ODST tells a multi thread story that loosely fits in with the events of Halo 3. One cool tie in is that the player witnesses the destruction of the Space Elevator that was already destroyed in Halo 3. The gameís story isnít earth shaking but itís decent, following the Rookie as he picks up the trail of his squad mates and their exploits. The cityís AI guides the Rookie around the city but the AI has no voice per se so itís not clear whatís going at the start of the game Ė you just wander around until you get in touch with him. It also doesnít make sense why the AI would guide him to areas his squad mates have already left, just to find some piece of scrap metal that would tell him nothing. Thereís another aspect to the AI with the hidden audio logs but I only found a few so I cant really comment on that part of the story. The Rookie has no spoken dialogue that while adding to the nighttime mood doesnít give you the same connection with him as the Chief. Likewise the other squad members donít have enough game time or character detail for you to care and the dialogue isnít stellar. After the Rookie links up the rest of the squad, the plot shifts to the squadís primary mission which they arenít told about at the start of the game. Thereís also the sub plot of the relationship between squad commander Buck and Navy Intelligence Officer Dare, an old flame.
Most of the familiar Halo enemies make a return Ė grunts, brutes, hunters, jackals Ė but the flood and elites donít return. Thereís also one new type of enemy - the engineers who explode. During the night time sequences groups of Covenant patrol the streets and can be avoided. I shot my way through them and found they would sometimes retreat or more enemies would show up from other patrols. Two new guns are available in addition to the standard fair of shotgun, assault rifle et al - the M7S silenced submachine gun and the M6S silenced magnum. The magnum works like a weak sniper rifle dispatching grunts easily with a heat shot but itís like a mosquito bite to brutes. The submachine was a favourite of mine despite its excessive recoil. A major change from the Master Chief is the lack of a Shield. Instead ODSTís have a health bar which is replenished by health kits and stations. However thereís little real difference because the ODSTís also have Stamina which acts like a small rechargeable shield and is a buffer before your health is drained.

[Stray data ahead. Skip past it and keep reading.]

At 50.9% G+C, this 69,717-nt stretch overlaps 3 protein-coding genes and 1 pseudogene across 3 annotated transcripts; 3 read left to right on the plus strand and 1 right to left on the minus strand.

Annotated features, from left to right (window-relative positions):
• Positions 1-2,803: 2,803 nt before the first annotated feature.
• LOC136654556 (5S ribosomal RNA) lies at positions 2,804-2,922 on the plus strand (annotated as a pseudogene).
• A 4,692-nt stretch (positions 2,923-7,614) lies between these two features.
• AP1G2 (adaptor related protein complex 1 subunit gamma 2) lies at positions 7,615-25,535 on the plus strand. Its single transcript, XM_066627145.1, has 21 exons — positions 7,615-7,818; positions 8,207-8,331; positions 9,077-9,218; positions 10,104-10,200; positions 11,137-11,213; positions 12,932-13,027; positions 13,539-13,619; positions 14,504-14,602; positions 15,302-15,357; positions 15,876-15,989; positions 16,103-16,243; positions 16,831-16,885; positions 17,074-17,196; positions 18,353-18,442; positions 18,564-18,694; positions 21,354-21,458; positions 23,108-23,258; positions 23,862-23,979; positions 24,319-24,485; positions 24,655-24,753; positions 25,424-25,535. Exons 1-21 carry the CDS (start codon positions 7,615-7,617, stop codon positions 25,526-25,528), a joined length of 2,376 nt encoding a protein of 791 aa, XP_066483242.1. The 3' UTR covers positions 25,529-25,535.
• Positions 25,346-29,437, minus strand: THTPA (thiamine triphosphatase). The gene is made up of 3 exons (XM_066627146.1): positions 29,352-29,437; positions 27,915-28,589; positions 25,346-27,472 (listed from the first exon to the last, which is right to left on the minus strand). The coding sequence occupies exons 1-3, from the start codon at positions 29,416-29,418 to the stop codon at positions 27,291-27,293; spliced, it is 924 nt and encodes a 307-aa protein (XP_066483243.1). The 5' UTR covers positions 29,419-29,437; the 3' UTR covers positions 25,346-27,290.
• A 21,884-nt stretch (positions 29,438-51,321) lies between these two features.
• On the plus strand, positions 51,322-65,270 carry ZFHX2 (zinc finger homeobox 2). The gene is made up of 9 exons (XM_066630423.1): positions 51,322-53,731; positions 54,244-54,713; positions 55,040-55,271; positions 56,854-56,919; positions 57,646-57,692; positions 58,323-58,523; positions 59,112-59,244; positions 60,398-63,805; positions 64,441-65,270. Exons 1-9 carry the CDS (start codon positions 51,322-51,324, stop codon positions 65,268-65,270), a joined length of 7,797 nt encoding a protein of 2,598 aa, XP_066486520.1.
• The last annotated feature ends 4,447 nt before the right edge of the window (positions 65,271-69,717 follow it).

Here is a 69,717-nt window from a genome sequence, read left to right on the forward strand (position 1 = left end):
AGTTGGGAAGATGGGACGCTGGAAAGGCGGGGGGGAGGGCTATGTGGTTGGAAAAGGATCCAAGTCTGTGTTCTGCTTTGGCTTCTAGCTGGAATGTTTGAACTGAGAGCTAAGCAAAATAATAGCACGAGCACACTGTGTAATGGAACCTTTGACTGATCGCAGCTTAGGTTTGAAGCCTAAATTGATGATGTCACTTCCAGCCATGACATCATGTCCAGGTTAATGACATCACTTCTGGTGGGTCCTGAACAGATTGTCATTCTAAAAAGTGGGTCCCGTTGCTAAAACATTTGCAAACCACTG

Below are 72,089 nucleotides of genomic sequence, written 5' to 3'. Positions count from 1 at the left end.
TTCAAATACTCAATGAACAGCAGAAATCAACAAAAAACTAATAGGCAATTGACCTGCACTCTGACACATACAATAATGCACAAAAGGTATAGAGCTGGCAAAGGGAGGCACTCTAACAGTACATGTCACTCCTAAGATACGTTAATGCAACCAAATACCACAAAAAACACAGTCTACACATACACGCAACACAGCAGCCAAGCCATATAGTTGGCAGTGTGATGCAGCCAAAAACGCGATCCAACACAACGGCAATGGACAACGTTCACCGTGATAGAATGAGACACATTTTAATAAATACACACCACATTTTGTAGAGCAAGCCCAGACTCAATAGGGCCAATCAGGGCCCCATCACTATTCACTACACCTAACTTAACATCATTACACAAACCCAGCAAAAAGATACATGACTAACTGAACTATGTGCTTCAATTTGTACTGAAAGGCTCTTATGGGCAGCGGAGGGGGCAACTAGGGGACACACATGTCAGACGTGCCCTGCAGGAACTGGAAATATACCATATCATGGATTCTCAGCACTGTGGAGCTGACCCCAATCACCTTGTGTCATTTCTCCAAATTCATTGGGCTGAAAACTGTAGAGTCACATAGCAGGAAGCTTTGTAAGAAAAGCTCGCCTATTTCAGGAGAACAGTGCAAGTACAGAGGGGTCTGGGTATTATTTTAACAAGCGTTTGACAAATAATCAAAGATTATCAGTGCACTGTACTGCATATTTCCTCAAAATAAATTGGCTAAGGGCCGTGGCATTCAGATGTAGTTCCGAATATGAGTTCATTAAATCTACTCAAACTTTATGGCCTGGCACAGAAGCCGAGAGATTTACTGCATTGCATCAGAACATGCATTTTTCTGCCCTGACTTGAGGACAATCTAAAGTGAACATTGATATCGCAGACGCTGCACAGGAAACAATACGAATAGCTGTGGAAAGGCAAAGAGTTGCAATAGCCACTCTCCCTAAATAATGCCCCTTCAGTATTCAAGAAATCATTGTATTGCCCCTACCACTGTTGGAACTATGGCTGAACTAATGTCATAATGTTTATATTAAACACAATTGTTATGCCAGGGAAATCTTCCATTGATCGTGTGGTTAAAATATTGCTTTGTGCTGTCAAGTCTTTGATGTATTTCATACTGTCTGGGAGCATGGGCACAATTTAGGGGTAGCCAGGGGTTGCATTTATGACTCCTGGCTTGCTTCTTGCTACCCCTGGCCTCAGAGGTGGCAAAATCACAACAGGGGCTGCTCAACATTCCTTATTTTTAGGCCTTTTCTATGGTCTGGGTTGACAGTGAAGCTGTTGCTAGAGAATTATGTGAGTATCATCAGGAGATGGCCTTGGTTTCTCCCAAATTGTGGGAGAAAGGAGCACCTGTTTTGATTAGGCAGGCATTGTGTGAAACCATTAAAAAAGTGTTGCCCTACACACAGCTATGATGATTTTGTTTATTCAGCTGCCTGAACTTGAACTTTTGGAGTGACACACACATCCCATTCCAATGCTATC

ODST has slightly improved graphics over the third game. The night scenes look crisp and the visor mode doesnít alter the playerís vision too much from the norm. The acting in cutscenes is quite lively, perhaps a little too much at times, and some of the characterís faces resemble the actors who voice them (Nathan Fillion and Tricia Helfer). Although theyíre not as detailed as Gear of War 2ís faces. The music is markedly different from previous games, itís softer, delicate, moody, and varies from African inspired drums to piano and saxophone. Itís really good but itís not as good the previous gamesí themes, which excelled at getting you pumped up for the action.
Halo 3: ODST is still a Halo game even with entirely new characters. The ODST squad members are still tough, and the difference in strength is hardly noticeable. The lack of a Shield is made up for the presence of Stamina, which acts in the same way. The Rookie/nighttime sections feature exploration in a way that wasnít present in previous games, and they werenít something I particularly liked. They have a markedly different feel to them, being moody and atmospheric, but are interspersed between the familiar Halo set pieces. Itís still got tank, warthog, and banshee sections although they didnít feel as rousing as in Halo 3 largely due to the change in music style. The story is decent and more complicated than usual, pulling together the different squad memberís exploits, although it lacks the deeper themes of the Halo series and the dialogue isnít stellar. Halo 3: ODST is a good game that featureís much of what made Halo great but the Rookie sections, inferior music, and shorter length means it doesnít reach the heights of Halo 3.